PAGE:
project . 2016 - 2021 . Closed

Investing in our Future: The Early Childhood Intervention and Parental Involvement in Bangladesh

UK Research and Innovation
Funder: UK Research and InnovationProject code: ES/N010221/1
Funded under: ESRC Funder Contribution: 572,984 GBP
Status: Closed
14 May 2016 (Started) 14 Mar 2021 (Ended)
Description

Education is central to economic development and recognised as the Second Goal of the UN Millennium Development Goals. Many developing countries, including Bangladesh, which is the focus country of this project, have achieved impressive progress in primary school enrolment; however, there is evidence that the effectiveness of primary education is low in many cases. While Bangladesh has adopted various policy measures to improve incentives to attend primary school, there are still severe problems with low completion rates. Furthermore, poor cognitive skills are found among those who have completed primary education. Our project sets out to investigate the impact of several novel programs targeting both pre-school children and their parents, with the goal of improving both short- and long-term outcomes of rural children in Bangladesh. Past research, such as that on the Perry Preschool Program, has demonstrated that the return to investment in high quality childhood education is substantial and that this is especially true for families from disadvantaged backgrounds. However, the vast majority of these programs are currently found in developed countries and it is uncertain whether these types of intensive programs can be effectively run in a poor developing country. Other research has shown that parenting skills are potentially as crucial as formal early life educational programs for child development. Again, this evidence is mainly from developed countries and no research has examined if this is true in the context of developing countries where many poor families have limited education themselves. Recent work has also shown that parental stress is a particularly important impediment to investments in children among the poor. Some researchers have argued that other investments, such as those in formal education, are unlikely to have benefits if parents are constantly worried about day-to-day stressors. This project will use a randomized controlled trial (RCT) to evaluate the efficacy of four interventions designed to improve child outcomes in Bangladesh. In collaboration with the BRAC, we will develop the Bangladesh rural early childhood centre (BRECC). This centre will have many commonalities with the Chicago Heights Early Childhood Centre (CHECC) project that was successfully carried out in low-income areas of Chicago, IL between 2010 and 2014. The first intervention will establish a pre-school program that aims to prepare pre-primary students for formal school and provide them with the skills needed to succeed in life. The second intervention will also set up a 'Parent Academy' which will consist of a series of interactive workshops designed to assist parents in supplementing their child's school learning. The third intervention will provide them with monthly cash transfers in order to reduce the stress that these families face in dealing with unforeseen events and allow them to focus more on investing in their children. The fourth intervention will combine all three interventions to understand the role, relative efficacy and cost-effectiveness of each of the interventions. These interventions will be designed so we can measure their impacts on a wide variety of outcomes including child health, cognitive development and non-cognitive skills (e.g., personality). Testing will be used to measure cognitive skills. We will also carefully measure the costs of each intervention so we can properly estimate the most efficient use of resources. The field component of the project will be run by BRAC, one local researcher from the University of Dhaka, and research assistants and field staffs. The main program will be implemented over a two-year period in 200 randomly selected villages, with the intention of follow-up to measure the long-term consequences of the four interventions. We will survey around 6,000 children and their parents from these villages and the resultant database will be one of a kind for developing countries.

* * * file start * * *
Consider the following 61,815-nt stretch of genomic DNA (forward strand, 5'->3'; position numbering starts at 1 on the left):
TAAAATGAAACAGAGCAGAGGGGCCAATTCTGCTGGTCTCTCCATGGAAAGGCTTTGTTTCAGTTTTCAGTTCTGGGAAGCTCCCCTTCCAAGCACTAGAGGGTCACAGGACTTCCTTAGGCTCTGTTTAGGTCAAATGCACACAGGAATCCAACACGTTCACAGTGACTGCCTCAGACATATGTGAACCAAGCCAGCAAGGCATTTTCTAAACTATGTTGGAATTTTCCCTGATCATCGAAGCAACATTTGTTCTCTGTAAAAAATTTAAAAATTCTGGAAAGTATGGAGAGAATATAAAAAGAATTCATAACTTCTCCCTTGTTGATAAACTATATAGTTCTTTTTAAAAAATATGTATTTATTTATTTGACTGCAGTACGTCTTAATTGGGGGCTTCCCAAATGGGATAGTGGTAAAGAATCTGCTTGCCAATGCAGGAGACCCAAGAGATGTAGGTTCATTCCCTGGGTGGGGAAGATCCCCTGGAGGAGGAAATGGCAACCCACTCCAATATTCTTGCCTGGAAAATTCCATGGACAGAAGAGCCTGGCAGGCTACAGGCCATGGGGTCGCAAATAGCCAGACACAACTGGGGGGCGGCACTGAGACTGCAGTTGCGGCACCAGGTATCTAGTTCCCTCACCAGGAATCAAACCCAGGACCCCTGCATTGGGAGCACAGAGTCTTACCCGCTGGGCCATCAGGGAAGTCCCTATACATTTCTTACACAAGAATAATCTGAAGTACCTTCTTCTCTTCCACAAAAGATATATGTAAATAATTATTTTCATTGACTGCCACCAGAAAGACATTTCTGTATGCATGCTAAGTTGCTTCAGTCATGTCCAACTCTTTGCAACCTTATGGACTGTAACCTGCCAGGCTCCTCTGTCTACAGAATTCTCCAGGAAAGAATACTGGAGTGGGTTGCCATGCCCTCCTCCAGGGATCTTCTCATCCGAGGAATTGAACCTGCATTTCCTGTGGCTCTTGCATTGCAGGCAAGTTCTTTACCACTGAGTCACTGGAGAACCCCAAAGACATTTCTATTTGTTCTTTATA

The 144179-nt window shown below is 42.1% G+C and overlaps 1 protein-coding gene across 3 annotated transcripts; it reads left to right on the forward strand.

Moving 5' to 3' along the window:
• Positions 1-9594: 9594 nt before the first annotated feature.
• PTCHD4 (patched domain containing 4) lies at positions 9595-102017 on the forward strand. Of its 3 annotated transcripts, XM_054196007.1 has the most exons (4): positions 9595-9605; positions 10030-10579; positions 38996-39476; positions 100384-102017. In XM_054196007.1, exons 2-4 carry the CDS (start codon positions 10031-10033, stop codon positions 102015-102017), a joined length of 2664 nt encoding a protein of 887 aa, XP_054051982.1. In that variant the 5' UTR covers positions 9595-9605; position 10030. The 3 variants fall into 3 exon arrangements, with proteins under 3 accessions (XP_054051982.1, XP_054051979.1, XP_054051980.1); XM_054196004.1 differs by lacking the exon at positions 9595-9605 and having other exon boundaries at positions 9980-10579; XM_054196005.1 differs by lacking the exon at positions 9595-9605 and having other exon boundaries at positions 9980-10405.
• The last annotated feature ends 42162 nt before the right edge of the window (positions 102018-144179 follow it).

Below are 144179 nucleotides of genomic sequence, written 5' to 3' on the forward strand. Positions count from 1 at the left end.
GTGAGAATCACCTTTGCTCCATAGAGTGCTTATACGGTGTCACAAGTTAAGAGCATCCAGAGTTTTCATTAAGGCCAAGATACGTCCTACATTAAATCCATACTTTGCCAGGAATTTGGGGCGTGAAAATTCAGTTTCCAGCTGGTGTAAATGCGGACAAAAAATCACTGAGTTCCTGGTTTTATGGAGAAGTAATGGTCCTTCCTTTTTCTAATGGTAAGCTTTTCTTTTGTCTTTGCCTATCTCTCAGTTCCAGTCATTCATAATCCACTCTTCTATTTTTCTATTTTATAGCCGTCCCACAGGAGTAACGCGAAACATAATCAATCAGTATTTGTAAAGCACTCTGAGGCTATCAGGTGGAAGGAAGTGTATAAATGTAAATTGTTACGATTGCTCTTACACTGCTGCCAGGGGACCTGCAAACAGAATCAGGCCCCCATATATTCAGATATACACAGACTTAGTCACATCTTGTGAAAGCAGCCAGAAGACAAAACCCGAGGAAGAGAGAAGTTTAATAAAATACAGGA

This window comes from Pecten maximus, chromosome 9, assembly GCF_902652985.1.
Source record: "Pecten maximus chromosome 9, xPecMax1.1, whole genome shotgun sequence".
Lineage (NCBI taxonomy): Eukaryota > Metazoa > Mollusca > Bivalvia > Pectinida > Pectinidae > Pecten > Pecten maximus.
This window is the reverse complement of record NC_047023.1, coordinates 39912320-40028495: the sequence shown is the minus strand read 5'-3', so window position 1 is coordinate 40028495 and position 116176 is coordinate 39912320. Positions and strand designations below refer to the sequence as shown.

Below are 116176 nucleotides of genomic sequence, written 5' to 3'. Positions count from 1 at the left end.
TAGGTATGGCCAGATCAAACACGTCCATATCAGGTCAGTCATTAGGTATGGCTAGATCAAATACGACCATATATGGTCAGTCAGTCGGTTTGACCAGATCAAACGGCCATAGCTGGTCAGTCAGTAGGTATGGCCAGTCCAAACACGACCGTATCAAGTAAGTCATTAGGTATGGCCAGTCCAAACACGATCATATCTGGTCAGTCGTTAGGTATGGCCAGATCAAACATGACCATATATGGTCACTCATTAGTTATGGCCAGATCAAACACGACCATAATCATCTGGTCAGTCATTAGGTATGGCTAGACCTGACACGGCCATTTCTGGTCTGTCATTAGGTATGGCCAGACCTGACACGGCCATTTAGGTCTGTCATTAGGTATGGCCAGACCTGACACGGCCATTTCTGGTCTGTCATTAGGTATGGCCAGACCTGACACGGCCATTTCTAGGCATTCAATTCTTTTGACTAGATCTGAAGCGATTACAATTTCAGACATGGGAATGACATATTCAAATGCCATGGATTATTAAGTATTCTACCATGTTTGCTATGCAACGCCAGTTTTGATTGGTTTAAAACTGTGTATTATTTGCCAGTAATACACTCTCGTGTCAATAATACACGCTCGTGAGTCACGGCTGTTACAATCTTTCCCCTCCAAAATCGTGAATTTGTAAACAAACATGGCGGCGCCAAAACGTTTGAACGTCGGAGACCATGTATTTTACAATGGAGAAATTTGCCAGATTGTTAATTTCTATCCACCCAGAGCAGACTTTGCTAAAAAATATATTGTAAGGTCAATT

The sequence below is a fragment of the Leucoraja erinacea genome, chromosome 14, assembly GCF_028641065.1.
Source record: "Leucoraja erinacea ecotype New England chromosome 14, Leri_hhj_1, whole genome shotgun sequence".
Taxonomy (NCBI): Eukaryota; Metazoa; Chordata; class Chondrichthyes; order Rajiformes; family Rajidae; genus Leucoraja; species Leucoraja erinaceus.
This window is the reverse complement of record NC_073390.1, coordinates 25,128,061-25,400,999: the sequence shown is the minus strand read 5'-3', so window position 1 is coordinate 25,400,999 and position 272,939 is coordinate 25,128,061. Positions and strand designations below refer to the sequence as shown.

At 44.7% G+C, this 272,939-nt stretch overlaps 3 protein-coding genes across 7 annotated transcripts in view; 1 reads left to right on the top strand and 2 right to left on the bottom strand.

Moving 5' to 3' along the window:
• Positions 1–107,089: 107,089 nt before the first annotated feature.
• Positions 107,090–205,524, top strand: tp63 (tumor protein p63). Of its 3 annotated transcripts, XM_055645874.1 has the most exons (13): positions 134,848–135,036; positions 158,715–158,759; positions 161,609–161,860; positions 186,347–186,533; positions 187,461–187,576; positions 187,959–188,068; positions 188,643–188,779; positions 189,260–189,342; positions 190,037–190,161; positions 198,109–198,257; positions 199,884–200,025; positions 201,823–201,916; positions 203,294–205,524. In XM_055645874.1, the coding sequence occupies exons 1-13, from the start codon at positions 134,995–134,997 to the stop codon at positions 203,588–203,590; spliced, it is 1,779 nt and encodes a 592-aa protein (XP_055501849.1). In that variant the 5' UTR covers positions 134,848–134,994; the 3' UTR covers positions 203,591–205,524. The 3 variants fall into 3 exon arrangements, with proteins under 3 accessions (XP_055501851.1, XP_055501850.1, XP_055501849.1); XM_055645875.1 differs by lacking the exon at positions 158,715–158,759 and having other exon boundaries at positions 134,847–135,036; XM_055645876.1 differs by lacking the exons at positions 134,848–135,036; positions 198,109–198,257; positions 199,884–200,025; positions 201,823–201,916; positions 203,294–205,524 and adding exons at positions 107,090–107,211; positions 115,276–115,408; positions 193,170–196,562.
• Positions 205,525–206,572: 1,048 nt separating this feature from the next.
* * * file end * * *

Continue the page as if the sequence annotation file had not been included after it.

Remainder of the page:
Data Management Plans